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The IRS searched Ellis’s apartment and found personal identifying information for more than 400 people on printouts from the Alabama Department of Corrections’ database and in a TurboTax database on laptops seized from Ellis’s bedroom. Her computers had been used to file hundreds of electronic tax returns in 2008-2012. Ellis was charged with devising a scheme to submit fraudulent tax returns in “2012,” including eight counts of wire fraud, 18 U.S.C. 1343, and eight counts of aggravated identity theft, 18 U.S.C. 1028A(a)(1), (c)(5) and 18 U.S.C. 2. After the government admitted that some of Agent Ward’s grand jury statements had been wrong, Ellis unsuccessfully moved to dismiss the indictment. The court found that the “inaccurate statements did not have a substantial influence" given "overwhelming other evidence he presented.” Agent Ward testified that the intended loss from Ellis’s scheme was approximately $700,000, based on the total requested refunds, not the actual refunds. The court agreed and applied a 12-step ioffense level increase (U.S.S.G. 2B1.1(b)(1)(H)), with a resulting Guidelines range for the wire fraud counts of 51-71 months. The court imposed a 48-month sentence for wire fraud and a consecutive, mandatory, 24-month sentence for aggravated identity theft and ordered forfeiture of $11,670, the total of the eight tax returns for which Ellis was convicted. The court imposed the government’s requested $352,183.20, in restitution to governmental entities. The Sixth Circuit affirmed the denial of the motion to dismiss, the calculation of the forfeiture, and the restitution order, rejecting arguments that the government had not presented evidence that all of the refunds used to calculate restitution were part of the same scheme and that some of that amount was tied to conduct that occurred outside of the limitations period. View "United States v. Ellis" on Justia Law

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Defendants, Mr. Feldman and Mrs. Feldman, appealed their convictions stemming from their operation of a pain management clinic. The Eleventh Circuit affirmed the convictions, holding that the district court did not abuse its discretion by denying Mrs. Feldman's motion for severance; the district court did not plainly err by admitting the testimony of the government's witness; because Mrs. Feldman implicitly consented to the order declaring a mistrial, she was not entitled to relief on her double jeopardy claim; and the court rejected Mrs. Feldman's remaining claims of prosecutorial misconduct and claims of error regarding the jury instructions. The court also held that the evidence was sufficient to support each of defendant's conspiracy convictions, and convictions based on dispensation of controlled substances without a legitimate medical purpose that resulted in death (Counts 2 through 4). However, the court reversed the district court's application of 21 U.S.C. 841(b)(1)(C)'s 20-year mandatory minimum sentence on Counts 2–4 and remanded the case for the district court to resentence Dr. Feldman to a term of imprisonment of not more than 20 years as to each of these counts. View "United States v. Feldman" on Justia Law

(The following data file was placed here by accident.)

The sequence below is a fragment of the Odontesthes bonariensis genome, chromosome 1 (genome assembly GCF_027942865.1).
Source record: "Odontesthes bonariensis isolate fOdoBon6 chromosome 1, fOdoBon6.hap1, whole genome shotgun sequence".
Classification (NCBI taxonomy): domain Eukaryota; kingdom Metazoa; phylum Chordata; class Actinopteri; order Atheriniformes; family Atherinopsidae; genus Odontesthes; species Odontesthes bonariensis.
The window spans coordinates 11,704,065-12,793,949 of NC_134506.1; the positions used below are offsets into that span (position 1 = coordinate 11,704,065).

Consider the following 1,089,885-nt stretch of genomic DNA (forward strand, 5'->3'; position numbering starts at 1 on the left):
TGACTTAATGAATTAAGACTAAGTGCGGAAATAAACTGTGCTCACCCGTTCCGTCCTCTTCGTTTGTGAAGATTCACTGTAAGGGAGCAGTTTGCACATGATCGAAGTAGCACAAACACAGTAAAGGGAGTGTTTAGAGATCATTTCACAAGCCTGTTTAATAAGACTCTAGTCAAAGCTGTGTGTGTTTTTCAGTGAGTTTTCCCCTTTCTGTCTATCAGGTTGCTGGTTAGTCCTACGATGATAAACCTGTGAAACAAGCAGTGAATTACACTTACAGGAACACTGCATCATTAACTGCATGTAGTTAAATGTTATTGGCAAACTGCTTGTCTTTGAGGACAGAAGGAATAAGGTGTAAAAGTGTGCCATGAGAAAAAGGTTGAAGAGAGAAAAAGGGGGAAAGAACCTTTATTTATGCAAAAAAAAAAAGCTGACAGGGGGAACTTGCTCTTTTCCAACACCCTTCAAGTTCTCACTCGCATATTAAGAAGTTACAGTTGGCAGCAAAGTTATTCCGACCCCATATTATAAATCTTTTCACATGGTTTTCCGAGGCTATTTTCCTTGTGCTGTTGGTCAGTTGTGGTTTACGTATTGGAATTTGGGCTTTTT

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The Ninth Circuit affirmed defendant's conviction for engaging in a monetary transaction of over $10,000 derived from a specified unlawful activity, in violation of 18 U.S.C. 1956. In this case, defendant, a citizen of South Korea employed at a government-funded research institute, solicited and received payments from two seismometer manufacturers in exchange for ensuring that the research institute purchased their products, and gave the companies inside information about their competitors. The panel held that "bribery of a public official" in section 1956 is defined by that phrase's ordinary, contemporary, common meaning and is not constrained by 18 U.S.C. 201, a statute to which section 1956 makes no reference. Because the panel found the crime described in Article 129 of the South Korean Criminal Code fits comfortably within the ordinary meaning of "bribery of a public official" as used in section 1956, the panel held that the indictment was sufficient and that there was no instructional error. View "United States v. Heon-Cheol Chi" on Justia Law